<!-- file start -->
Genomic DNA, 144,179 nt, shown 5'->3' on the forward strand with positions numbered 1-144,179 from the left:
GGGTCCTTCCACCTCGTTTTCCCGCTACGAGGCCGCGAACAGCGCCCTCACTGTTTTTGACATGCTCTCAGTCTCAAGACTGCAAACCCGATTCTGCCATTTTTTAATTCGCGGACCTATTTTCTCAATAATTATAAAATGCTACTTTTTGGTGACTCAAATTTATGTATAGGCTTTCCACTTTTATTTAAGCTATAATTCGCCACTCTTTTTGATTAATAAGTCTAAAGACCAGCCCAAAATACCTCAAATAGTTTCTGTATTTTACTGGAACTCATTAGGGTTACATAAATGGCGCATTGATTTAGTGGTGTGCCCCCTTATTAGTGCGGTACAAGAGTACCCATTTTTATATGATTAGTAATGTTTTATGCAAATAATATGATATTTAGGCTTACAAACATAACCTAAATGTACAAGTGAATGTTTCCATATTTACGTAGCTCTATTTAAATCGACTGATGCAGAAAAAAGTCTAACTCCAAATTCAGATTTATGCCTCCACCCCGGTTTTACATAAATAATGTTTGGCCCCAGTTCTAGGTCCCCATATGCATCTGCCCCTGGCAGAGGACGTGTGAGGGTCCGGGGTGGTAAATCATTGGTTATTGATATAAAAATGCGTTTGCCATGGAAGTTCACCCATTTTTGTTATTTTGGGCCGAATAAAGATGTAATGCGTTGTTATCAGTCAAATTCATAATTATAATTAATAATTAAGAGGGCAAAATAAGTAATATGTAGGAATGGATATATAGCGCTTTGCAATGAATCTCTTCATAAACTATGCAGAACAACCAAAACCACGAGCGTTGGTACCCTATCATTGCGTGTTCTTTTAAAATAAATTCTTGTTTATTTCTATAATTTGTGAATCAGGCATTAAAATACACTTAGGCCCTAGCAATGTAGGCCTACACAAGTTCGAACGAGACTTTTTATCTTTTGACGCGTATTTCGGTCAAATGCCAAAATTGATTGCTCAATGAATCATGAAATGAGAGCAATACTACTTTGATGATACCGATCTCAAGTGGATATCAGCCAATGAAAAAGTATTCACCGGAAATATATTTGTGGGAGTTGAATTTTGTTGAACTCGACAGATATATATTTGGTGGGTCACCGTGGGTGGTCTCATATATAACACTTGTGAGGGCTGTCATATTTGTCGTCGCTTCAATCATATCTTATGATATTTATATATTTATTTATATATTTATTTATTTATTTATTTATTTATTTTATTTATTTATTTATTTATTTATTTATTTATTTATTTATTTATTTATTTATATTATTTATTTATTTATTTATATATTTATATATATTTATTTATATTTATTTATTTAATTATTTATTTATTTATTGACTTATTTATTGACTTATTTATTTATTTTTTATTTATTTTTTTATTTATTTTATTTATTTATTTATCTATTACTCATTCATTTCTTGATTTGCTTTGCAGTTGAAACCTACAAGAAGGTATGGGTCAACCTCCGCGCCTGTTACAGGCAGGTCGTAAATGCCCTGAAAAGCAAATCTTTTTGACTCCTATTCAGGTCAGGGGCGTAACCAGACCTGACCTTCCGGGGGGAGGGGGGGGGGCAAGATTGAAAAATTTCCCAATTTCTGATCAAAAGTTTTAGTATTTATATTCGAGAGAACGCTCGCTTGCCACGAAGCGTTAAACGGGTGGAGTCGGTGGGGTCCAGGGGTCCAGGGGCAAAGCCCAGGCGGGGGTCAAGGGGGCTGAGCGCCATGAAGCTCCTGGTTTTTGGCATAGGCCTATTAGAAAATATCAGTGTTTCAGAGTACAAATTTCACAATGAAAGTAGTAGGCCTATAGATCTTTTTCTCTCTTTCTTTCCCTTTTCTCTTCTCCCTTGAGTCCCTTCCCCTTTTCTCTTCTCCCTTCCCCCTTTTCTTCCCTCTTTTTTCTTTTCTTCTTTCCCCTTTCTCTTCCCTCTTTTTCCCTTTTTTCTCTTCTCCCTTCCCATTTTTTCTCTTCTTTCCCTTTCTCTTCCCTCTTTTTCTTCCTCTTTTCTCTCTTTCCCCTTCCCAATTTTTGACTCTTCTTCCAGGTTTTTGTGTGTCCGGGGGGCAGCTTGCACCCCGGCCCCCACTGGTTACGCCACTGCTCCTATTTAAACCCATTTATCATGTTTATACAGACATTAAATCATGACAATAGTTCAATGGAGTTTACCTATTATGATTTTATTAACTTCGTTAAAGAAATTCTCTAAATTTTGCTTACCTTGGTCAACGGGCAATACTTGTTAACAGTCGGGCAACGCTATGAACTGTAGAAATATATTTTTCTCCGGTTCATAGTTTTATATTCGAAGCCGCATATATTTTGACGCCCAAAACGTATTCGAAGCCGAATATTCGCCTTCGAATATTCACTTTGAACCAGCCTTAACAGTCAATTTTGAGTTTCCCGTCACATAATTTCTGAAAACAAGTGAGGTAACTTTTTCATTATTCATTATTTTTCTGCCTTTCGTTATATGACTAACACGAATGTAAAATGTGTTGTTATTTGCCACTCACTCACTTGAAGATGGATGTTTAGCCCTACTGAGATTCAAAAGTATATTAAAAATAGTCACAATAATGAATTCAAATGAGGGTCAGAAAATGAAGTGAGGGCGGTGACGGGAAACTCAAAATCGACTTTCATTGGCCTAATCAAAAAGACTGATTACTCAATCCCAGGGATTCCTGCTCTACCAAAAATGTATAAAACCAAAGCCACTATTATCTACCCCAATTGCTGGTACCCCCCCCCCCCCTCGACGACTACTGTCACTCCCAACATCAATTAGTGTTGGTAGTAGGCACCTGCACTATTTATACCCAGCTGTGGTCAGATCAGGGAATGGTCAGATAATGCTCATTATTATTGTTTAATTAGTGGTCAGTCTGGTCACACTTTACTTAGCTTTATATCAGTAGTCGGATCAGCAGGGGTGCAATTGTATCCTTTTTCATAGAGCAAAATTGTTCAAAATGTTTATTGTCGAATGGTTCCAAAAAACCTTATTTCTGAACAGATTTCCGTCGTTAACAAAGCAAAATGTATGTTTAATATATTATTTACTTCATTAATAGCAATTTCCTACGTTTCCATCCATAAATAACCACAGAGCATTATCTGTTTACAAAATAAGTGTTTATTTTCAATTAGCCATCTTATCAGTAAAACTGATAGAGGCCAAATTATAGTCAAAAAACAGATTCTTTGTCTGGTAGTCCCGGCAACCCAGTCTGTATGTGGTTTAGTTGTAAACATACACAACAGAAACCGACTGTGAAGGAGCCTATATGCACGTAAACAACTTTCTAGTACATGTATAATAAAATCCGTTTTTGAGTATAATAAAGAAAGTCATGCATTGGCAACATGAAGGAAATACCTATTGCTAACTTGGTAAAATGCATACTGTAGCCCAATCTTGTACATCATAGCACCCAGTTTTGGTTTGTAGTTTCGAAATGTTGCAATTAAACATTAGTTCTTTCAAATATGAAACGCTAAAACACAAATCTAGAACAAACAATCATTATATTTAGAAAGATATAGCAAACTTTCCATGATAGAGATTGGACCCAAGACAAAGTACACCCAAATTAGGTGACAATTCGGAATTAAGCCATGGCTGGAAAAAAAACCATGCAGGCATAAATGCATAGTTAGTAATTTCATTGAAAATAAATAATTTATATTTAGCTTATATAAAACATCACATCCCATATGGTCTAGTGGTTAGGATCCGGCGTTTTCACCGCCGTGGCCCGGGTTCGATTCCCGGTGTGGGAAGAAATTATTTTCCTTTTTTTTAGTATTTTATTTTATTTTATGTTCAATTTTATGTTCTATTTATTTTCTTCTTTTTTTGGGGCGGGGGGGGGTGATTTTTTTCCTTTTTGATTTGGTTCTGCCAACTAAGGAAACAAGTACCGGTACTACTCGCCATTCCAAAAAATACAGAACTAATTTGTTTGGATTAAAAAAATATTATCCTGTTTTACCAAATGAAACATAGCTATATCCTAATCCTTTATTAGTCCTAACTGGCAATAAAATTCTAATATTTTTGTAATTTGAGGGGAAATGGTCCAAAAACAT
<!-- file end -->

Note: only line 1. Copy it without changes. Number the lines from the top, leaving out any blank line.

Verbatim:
Genomic DNA, 144,179 nt, shown 5'->3' on the forward strand with positions numbered 1-144,179 from the left: